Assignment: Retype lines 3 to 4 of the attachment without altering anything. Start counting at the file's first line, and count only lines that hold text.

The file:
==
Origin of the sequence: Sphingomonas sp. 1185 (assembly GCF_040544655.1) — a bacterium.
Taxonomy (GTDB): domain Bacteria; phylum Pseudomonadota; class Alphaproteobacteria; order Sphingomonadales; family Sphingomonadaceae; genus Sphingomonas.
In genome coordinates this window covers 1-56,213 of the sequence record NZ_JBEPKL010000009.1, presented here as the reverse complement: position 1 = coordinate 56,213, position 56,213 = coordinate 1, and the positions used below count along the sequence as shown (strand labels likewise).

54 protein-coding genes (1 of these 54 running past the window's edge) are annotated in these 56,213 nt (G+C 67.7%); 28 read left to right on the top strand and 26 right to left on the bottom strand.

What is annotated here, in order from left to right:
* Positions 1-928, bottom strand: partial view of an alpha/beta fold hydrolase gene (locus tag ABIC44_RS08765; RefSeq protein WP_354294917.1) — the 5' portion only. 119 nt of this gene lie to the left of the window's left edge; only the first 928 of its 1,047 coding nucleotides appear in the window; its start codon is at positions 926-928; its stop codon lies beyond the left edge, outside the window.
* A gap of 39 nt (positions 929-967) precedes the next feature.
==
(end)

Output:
In genome coordinates this window covers 1-56,213 of the sequence record NZ_JBEPKL010000009.1, presented here as the reverse complement: position 1 = coordinate 56,213, position 56,213 = coordinate 1, and the positions used below count along the sequence as shown (strand labels likewise).

54 protein-coding genes (1 of these 54 running past the window's edge) are annotated in these 56,213 nt (G+C 67.7%); 28 read left to right on the top strand and 26 right to left on the bottom strand.